Non-profit organizations live in a world of limitations.
Whether it’s funding, access, resources, or staffing, nonprofits are constantly aware of their limits, especially when tasked with resolving complex issues that create barriers to equity and opportunity for communities.
Because of this constant reminder of limits, professionals within these organizations often develop a scarcity mindset. They begin to see their world as “resource poor”— a place where you hold onto what you have and not rock the boat. The scarcity mindset makes it nearly impossible to innovate and to develop new solutions that can change outcomes for individuals and communities.
How do you get non-profits organizations to think like designers?
Project-centered learning experiences can help nonprofits combat the scarcity mindset. Real-world, project-based learning is essential to Design Impact because of its promise that participants will not just learn something new, but that they’ll make positive movement on a real organizational or community issue while they are learning. This layering of doing and learning creates value now and value later. The ‘now’ value is needed to justify the investment of time to scarcity-minded individuals. The ‘later’ value comes in the form of a perception shift of the individual and team to a new innovation mindset.
A good example of project-based learning for nonprofits is Studio C, our 12-week project incubator for non-profits and community groups. In this program, organizational teams of 2-4 people deeply engage in an issue, creatively explore possible solutions, and make real change. This project-focused learning environment forces participants to learn while doing. And, although learning while doing can be uncomfortable, this approach has proven essential to our programs and partners.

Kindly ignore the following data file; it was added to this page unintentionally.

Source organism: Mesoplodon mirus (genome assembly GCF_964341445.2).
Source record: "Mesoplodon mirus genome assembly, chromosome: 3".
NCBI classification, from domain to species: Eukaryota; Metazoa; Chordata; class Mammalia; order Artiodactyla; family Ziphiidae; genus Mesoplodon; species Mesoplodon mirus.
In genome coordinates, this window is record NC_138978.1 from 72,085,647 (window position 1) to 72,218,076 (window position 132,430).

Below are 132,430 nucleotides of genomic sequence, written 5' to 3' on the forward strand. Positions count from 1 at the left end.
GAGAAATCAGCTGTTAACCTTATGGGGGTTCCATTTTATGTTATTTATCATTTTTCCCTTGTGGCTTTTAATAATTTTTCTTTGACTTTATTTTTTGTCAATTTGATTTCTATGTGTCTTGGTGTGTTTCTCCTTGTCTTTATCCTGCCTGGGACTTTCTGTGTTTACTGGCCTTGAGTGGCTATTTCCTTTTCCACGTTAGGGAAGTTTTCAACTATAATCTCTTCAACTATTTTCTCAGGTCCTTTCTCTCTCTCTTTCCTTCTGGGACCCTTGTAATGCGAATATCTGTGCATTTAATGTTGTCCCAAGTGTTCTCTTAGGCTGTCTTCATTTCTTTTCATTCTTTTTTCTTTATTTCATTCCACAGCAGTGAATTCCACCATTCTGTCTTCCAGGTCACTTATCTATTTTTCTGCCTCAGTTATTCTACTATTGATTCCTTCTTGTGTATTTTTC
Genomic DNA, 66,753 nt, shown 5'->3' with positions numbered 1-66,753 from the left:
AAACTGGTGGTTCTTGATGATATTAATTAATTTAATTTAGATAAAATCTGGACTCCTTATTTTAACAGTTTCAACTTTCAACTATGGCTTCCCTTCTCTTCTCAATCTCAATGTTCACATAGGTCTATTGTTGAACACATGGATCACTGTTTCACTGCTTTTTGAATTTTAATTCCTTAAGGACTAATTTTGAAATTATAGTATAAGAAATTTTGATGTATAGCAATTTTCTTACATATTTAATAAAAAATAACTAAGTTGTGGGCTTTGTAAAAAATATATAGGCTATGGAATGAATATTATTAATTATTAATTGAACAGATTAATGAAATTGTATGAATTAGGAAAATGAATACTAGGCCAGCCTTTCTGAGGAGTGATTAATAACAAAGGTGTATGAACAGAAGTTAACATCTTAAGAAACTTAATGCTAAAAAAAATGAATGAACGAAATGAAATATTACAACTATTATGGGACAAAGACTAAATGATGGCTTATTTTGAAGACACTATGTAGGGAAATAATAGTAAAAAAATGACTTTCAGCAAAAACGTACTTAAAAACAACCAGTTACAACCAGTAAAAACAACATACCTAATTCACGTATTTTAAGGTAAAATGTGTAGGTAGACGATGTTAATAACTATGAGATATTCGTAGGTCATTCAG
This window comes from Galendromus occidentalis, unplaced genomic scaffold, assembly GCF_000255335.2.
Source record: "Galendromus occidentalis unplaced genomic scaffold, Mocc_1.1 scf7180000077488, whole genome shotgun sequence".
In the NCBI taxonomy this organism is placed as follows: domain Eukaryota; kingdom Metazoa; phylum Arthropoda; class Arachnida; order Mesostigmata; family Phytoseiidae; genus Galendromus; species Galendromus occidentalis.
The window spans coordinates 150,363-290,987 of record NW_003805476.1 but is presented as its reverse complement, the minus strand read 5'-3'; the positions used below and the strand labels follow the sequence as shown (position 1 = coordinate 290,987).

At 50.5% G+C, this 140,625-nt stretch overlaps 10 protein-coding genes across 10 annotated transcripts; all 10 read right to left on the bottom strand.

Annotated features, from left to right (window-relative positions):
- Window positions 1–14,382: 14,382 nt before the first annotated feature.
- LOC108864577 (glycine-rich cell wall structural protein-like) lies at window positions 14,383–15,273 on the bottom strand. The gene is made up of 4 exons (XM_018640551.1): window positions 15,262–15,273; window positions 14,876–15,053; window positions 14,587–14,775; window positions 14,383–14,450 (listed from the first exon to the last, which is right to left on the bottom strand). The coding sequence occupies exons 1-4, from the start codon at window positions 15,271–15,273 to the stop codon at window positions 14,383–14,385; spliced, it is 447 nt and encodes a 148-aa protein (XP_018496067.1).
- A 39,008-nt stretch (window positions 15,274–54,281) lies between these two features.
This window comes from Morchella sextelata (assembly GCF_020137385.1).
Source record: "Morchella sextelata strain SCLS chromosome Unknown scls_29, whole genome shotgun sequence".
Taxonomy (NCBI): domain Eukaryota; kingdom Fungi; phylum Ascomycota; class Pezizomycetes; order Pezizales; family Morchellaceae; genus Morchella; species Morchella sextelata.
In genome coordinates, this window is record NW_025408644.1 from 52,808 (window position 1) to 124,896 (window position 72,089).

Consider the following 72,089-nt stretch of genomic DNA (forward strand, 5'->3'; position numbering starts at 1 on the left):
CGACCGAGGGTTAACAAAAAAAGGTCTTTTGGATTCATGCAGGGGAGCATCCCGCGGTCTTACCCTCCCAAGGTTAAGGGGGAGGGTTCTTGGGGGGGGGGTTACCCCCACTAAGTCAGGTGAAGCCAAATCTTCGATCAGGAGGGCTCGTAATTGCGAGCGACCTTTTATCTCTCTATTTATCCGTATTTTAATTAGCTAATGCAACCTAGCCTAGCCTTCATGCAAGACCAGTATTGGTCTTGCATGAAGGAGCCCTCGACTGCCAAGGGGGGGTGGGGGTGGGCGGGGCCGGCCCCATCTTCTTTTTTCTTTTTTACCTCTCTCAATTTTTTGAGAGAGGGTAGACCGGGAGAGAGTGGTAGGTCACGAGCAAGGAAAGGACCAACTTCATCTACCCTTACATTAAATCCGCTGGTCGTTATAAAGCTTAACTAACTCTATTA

In 2015, Studio C hosted a team from Children, Inc., a regional provider of early childhood educational experiences, that had identified that parent engagement in their centers was a major opportunity to improve outcomes for children. Through Studio C, they engaged dozens of parents and front-line staff to help them generate solutions, and eventually developed a pilot of a highly personalized incentive program, like those in health insurance, for early childhood education. They call it “Launch.” In terms of immediate value from the program the team reported:
“Lots of people are excited to see how this plays out. Parents from other classrooms are already asking when it’s their turn to test out the incentive program. We are proud of our working model. We started Studio C with no real idea, no real goal, but we developed all of that through the process. We genuinely believe the incentive program will be transformative for Children, Inc. and all the families we serve.”
Beyond the direct project impact, the team internalized the program concepts and is now spreading the practice within their organization. Josh Hatton, the team lead, told us that they are using the Studio C concepts “every day.”
“Not only are the skills and strategies we learned in Studio C being used in the implementation of Launch but we are using design thinking strategies in other areas of work as well…future plans include a systematic approach to bringing design thinking to Children, Inc. There will be opportunities in which all staff can attend trainings that will quickly and effectively layout the methods of design thinking. There will also be a focus on project based learning.”
We’ve heard this story repeated over the past few years as we’ve developed our approach to project-based learning. This approach allows scarcity-minded organizations to invest in the development of their staff, creating an innovative or abundant mindset that enables organizations to see opportunity in adversity. At Design Impact we believe that this transition from scarcity to abundance is essential to closing the equity and opportunity gaps that we face as a society. And we believe that real-world, project-based learning is a great way to support this transition.
By Ramsey Ford
Co-founder and Design Director